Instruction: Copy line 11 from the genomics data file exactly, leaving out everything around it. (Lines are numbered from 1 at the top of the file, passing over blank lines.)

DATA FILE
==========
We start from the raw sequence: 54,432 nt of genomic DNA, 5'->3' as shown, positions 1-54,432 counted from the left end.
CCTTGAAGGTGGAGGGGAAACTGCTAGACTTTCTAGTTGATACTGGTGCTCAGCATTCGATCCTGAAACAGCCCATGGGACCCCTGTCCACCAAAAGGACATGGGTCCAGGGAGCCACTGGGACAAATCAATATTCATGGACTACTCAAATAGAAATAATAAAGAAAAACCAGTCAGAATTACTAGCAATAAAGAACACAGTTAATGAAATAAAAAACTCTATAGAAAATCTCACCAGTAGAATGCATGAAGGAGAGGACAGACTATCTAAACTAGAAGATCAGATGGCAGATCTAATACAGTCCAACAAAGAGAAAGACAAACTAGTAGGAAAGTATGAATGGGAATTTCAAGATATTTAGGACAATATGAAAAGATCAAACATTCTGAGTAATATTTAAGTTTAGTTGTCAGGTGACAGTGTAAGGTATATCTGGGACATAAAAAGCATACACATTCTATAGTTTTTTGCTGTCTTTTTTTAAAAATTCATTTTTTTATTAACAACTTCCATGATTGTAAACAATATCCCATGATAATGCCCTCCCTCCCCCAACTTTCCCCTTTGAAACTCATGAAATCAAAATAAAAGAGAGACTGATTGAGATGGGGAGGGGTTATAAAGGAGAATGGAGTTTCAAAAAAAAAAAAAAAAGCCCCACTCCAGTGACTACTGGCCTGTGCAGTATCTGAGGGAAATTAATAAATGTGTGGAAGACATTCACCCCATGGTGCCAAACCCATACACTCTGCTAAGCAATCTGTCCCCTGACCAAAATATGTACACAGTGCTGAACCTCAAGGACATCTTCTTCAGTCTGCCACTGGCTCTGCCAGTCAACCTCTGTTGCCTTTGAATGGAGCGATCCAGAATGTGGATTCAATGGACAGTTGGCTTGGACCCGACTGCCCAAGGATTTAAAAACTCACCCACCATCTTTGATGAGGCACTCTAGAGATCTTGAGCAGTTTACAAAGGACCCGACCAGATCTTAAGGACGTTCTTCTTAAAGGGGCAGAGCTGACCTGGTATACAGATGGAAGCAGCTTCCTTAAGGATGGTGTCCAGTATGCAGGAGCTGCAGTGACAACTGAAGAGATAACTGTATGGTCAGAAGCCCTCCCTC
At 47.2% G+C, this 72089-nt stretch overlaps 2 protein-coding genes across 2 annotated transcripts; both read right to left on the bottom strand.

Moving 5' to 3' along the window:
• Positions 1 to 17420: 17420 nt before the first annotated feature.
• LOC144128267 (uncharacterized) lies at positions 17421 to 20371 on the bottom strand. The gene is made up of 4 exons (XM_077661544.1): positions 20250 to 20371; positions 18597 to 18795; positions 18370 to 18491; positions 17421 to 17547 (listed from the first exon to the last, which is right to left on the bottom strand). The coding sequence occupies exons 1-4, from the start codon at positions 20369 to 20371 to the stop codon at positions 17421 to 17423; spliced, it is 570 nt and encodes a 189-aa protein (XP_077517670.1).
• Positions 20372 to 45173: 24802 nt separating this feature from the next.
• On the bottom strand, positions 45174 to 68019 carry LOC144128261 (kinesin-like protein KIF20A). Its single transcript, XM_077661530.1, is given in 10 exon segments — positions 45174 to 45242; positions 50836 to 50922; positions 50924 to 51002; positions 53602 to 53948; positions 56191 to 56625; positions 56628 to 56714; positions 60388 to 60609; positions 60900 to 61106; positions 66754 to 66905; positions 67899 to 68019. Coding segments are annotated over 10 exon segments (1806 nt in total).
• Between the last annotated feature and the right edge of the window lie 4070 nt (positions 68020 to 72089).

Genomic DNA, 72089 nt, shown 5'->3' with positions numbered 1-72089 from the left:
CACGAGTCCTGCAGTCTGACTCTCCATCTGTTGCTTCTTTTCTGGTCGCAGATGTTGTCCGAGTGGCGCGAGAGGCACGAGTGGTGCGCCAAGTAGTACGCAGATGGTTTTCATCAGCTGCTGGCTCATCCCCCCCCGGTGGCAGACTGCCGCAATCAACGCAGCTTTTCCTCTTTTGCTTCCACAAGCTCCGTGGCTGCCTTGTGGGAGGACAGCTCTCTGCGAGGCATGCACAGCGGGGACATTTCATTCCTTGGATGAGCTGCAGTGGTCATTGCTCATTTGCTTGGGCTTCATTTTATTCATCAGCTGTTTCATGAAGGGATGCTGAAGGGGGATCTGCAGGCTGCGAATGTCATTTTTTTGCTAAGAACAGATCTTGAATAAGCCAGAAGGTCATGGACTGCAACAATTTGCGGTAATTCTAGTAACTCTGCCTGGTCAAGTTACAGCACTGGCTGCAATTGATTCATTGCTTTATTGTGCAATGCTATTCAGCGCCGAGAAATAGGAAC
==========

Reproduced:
CACGAGTCCTGCAGTCTGACTCTCCATCTGTTGCTTCTTTTCTGGTCGCAGATGTTGTCCGAGTGGCGCGAGAGGCACGAGTGGTGCGCCAAGTAGTACGCAGATGGTTTTCATCAGCTGCTGGCTCATCCCCCCCCGGTGGCAGACTGCCGCAATCAACGCAGCTTTTCCTCTTTTGCTTCCACAAGCTCCGTGGCTGCCTTGTGGGAGGACAGCTCTCTGCGAGGCATGCACAGCGGGGACATTTCATTCCTTGGATGAGCTGCAGTGGTCATTGCTCATTTGCTTGGGCTTCATTTTATTCATCAGCTGTTTCATGAAGGGATGCTGAAGGGGGATCTGCAGGCTGCGAATGTCATTTTTTTGCTAAGAACAGATCTTGAATAAGCCAGAAGGTCATGGACTGCAACAATTTGCGGTAATTCTAGTAACTCTGCCTGGTCAAGTTACAGCACTGGCTGCAATTGATTCATTGCTTTATTGTGCAATGCTATTCAGCGCCGAGAAATAGGAAC